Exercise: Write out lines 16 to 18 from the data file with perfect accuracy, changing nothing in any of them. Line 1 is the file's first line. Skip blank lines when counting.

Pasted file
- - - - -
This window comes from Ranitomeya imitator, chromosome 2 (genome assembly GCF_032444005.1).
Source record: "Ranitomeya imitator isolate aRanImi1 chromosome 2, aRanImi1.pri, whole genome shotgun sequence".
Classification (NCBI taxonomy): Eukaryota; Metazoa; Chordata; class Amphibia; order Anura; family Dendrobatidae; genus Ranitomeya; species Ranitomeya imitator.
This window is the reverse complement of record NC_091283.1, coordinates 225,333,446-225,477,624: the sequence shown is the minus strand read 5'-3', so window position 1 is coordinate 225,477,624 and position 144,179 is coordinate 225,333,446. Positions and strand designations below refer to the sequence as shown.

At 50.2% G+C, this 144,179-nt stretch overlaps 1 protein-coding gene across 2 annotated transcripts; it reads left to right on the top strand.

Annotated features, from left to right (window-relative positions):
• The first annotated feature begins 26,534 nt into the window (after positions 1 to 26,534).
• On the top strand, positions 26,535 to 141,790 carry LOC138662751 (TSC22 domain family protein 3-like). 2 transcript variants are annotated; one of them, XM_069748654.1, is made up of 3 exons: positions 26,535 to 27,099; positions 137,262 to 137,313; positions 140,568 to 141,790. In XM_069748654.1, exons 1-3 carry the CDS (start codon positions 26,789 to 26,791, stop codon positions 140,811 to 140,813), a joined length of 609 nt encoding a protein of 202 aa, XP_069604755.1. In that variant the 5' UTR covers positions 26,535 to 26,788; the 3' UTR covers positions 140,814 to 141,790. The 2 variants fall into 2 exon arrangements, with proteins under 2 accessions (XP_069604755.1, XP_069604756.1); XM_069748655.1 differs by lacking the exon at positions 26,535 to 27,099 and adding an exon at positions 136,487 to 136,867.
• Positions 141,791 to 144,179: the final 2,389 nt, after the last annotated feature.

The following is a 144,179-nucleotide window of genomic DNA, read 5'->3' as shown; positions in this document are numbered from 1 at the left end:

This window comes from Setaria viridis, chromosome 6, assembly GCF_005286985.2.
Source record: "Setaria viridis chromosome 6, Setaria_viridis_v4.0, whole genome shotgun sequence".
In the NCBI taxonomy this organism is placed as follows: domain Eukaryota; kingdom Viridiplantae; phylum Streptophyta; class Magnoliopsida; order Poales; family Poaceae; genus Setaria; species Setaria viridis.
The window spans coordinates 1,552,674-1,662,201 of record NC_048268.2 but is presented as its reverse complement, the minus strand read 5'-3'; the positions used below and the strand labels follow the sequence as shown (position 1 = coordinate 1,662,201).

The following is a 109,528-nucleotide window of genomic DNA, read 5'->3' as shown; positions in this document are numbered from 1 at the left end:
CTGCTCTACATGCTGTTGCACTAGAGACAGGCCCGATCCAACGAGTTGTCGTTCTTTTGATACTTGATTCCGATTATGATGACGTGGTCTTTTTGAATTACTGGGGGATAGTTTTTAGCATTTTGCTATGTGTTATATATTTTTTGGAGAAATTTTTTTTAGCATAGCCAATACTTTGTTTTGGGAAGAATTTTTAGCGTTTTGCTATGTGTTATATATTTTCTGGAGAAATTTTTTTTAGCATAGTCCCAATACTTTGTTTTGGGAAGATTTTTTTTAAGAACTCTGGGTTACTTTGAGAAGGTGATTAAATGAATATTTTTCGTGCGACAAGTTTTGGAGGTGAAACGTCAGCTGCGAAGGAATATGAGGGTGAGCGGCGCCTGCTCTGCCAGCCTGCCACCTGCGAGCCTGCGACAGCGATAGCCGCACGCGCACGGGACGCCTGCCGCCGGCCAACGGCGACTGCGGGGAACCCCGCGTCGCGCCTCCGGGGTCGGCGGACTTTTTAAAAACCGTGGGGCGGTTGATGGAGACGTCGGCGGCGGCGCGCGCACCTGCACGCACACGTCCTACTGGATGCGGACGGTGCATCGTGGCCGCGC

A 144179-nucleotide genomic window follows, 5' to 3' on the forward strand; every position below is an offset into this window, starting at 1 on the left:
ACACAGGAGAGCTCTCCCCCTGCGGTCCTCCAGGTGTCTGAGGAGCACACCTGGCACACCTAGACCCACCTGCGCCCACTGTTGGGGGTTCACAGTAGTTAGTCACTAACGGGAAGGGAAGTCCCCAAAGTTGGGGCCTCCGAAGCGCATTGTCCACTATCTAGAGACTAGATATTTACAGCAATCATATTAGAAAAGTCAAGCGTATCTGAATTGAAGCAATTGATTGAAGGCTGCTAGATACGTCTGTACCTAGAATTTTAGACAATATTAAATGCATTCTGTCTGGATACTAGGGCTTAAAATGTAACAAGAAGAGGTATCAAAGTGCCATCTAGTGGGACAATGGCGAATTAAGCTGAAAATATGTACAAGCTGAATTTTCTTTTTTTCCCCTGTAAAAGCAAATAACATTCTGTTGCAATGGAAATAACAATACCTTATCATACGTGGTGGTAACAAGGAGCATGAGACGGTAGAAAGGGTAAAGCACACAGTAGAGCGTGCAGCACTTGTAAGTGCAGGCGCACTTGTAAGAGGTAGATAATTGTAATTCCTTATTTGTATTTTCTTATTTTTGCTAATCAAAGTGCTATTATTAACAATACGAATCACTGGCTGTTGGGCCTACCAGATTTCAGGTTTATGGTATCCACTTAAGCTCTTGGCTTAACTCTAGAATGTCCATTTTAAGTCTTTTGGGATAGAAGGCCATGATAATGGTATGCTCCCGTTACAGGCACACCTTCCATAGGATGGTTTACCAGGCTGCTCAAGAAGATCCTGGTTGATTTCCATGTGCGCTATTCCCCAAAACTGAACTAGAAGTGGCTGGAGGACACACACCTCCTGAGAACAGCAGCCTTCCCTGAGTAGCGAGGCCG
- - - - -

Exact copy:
CTGCTCTACATGCTGTTGCACTAGAGACAGGCCCGATCCAACGAGTTGTCGTTCTTTTGATACTTGATTCCGATTATGATGACGTGGTCTTTTTGAATTACTGGGGGATAGTTTTTAGCATTTTGCTATGTGTTATATATTTTTTGGAGAAATTTTTTTTAGCATAGCCAATACTTTGTTTTGGGAAGAATTTTTAGCGTTTTGCTATGTGTTATATATTTTCTGGAGAAATTTTTTTTAGCATAGTCCCAATACTTTGTTTTGGGAAGATTTTTTTTAAGAACTCTGGGTTACTTTGAGAAGGTGATTAAATGAATATTTTTCGTGCGACAAGTTTTGGAGGTGAAACGTCAGCTGCGAAGGAATATGAGGGTGAGCGGCGCCTGCTCTGCCAGCCTGCCACCTGCGAGCCTGCGACAGCGATAGCCGCACGCGCACGGGACGCCTGCCGCCGGCCAACGGCGACTGCGGGGAACCCCGCGTCGCGCCTCCGGGGTCGGCGGACTTTTTAAAAACCGTGGGGCGGTTGATGGAGACGTCGGCGGCGGCGCGCGCACCTGCACGCACACGTCCTACTGGATGCGGACGGTGCATCGTGGCCGCGC

A 144179-nucleotide genomic window follows, 5' to 3' on the forward strand; every position below is an offset into this window, starting at 1 on the left:
ACACAGGAGAGCTCTCCCCCTGCGGTCCTCCAGGTGTCTGAGGAGCACACCTGGCACACCTAGACCCACCTGCGCCCACTGTTGGGGGTTCACAGTAGTTAGTCACTAACGGGAAGGGAAGTCCCCAAAGTTGGGGCCTCCGAAGCGCATTGTCCACTATCTAGAGACTAGATATTTACAGCAATCATATTAGAAAAGTCAAGCGTATCTGAATTGAAGCAATTGATTGAAGGCTGCTAGATACGTCTGTACCTAGAATTTTAGACAATATTAAATGCATTCTGTCTGGATACTAGGGCTTAAAATGTAACAAGAAGAGGTATCAAAGTGCCATCTAGTGGGACAATGGCGAATTAAGCTGAAAATATGTACAAGCTGAATTTTCTTTTTTTCCCCTGTAAAAGCAAATAACATTCTGTTGCAATGGAAATAACAATACCTTATCATACGTGGTGGTAACAAGGAGCATGAGACGGTAGAAAGGGTAAAGCACACAGTAGAGCGTGCAGCACTTGTAAGTGCAGGCGCACTTGTAAGAGGTAGATAATTGTAATTCCTTATTTGTATTTTCTTATTTTTGCTAATCAAAGTGCTATTATTAACAATACGAATCACTGGCTGTTGGGCCTACCAGATTTCAGGTTTATGGTATCCACTTAAGCTCTTGGCTTAACTCTAGAATGTCCATTTTAAGTCTTTTGGGATAGAAGGCCATGATAATGGTATGCTCCCGTTACAGGCACACCTTCCATAGGATGGTTTACCAGGCTGCTCAAGAAGATCCTGGTTGATTTCCATGTGCGCTATTCCCCAAAACTGAACTAGAAGTGGCTGGAGGACACACACCTCCTGAGAACAGCAGCCTTCCCTGAGTAGCGAGGCCG